LIMA — The Allen County Children’s Services board of directors — without comment save for a written statement issued after the fact — on Friday terminated the employment of Executive Director Cynthia Scanland, effective immediately.
The probe found Scanland and two program administrators failed to follow protocol because of their “close relations” with a pair of foster parents now facing felony charges relating to alleged sexual abuse of children. They stopped short of saying the agency covered up accusations in the case, though, instead saying those relationships “clouded these employees’ perceptions.”
Scanland signed an agreement that will provide her with three and one-half months’ severance pay.
The unanimous board decision followed a 90-minute closed-door session that also resulted in the acceptance of the resignations of Program Administrators Brent Bunke and Staci Nichols. Separation agreements will be executed with Bunke and Nichols. Board attorney Marc Fishel of Columbus declined to discuss those agreements, saying only that the documents will be part of the public record once they are completed.
Board President Dr. Jennifer Hughes declined all comment following the meeting, as did other board members in attendance: Jason Stolly, Jacqueline Fox, Chauncey Long, Chris Provanzik and Melissa Holthaus.
The Ohio Bureau of Criminal Investigation visited Allen County Children Services on May 27 and 28 to interview employees and gather materials in a larger investigation involving Jeremy Kindle.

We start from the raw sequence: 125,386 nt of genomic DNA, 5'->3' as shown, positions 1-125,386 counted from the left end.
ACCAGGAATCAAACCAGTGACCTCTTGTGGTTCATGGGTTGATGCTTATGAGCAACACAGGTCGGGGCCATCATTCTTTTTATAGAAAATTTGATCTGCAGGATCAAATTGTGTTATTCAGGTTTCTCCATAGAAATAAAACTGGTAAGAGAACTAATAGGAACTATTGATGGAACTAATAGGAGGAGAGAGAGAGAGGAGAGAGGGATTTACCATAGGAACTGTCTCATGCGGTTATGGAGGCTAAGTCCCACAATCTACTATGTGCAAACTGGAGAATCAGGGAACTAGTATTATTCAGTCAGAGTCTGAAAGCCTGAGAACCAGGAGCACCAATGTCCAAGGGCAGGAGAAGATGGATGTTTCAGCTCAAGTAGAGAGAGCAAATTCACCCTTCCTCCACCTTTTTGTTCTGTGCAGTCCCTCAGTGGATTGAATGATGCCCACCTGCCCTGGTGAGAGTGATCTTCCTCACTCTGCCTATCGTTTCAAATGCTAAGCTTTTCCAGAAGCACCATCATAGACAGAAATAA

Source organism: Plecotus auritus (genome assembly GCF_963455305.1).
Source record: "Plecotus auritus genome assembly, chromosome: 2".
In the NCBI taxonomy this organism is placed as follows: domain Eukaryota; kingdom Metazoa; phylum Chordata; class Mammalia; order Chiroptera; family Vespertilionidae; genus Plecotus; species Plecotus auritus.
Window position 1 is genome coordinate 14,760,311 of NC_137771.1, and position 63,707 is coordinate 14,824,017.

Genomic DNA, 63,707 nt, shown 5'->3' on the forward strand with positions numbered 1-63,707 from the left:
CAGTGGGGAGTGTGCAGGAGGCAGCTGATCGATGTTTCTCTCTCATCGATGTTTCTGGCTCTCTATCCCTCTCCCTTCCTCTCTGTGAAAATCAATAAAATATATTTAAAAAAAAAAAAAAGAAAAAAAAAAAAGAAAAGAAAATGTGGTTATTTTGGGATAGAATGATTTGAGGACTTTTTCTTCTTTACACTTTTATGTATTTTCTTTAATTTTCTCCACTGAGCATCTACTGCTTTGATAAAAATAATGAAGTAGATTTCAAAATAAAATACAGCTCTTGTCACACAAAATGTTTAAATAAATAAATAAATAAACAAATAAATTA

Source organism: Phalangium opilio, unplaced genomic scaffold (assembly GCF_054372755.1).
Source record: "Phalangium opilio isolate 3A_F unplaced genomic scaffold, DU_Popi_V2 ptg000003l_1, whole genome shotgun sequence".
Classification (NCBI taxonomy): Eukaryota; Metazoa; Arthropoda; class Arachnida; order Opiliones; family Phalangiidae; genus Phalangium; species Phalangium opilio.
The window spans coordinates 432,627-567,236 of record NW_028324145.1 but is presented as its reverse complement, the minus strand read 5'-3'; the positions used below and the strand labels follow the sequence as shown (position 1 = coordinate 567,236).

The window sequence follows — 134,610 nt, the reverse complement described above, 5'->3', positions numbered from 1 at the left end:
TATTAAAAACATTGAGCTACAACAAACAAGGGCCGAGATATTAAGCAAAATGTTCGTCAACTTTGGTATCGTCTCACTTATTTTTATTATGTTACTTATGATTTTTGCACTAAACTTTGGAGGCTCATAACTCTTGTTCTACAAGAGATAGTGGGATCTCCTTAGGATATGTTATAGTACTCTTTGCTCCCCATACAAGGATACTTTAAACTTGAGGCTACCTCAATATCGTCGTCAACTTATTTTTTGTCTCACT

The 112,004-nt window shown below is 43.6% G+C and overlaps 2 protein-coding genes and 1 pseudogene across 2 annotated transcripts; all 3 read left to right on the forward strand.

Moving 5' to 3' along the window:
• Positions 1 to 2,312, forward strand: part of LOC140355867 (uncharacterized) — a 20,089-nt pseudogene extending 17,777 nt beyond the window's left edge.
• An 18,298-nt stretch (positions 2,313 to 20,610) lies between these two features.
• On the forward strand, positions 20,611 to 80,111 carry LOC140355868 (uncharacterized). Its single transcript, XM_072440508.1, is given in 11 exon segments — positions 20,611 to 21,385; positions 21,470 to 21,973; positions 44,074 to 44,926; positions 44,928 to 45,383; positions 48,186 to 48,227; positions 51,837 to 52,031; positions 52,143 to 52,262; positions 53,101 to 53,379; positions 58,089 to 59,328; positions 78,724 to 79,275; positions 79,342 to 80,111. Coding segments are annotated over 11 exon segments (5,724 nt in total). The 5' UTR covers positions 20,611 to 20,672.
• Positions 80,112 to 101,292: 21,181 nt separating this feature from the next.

In July 2018, Kindle and Scott Steffes, his partner, were foster parents and adopted three boys, ages 3 through 8, through Children Services. Kindle and Steffes already had legal custody of three boys between the age of 14 and 17 at the time, according to a story published in The Lima News at the time.
However, an Allen County grand jury in July handed down a combined 127 felony charges — including counts of rape, sexual contact with a minor and sexual battery — against the two men.
Steffes, 38, and Kindle, 35, were charged with 62 and 65 felony counts, respectively. The charges were based on a series of alleged incidents that led the three Children’s Service employees to be placed on administrative leave.
The statement issued Friday by the Children Services board said the investigation “found reason to believe that agency staff failed to follow established protocol by not reporting allegations made about Kindle and Steffes on two occasions prior to their arrests in May. The investigation found no evidence that any employee thought that sexual abuse was occurring and covered it up. Rather, it appears that close relations between the foster parents and the agency clouded these employees’ perceptions,” the statement said.
Hughes called the board’s action a disappointing but necessary decision.
“Our top priority is to keep kids safe and that means zero tolerance when employees show poor judgment as in this case,” Hughes said in the prepared statement. “I believe our employees had the best intentions, but procedures — especially these — are in place for a reason and by board action today we sent the message that we will not tolerate deviation from our own internal rules and common sense.”
Hughes said the board will work to ensure new safeguards are in place to avoid similar incidents in the future.
The agency will continue to be led by interim Executive Director Sarah Newland while the board considers a permanent replacement.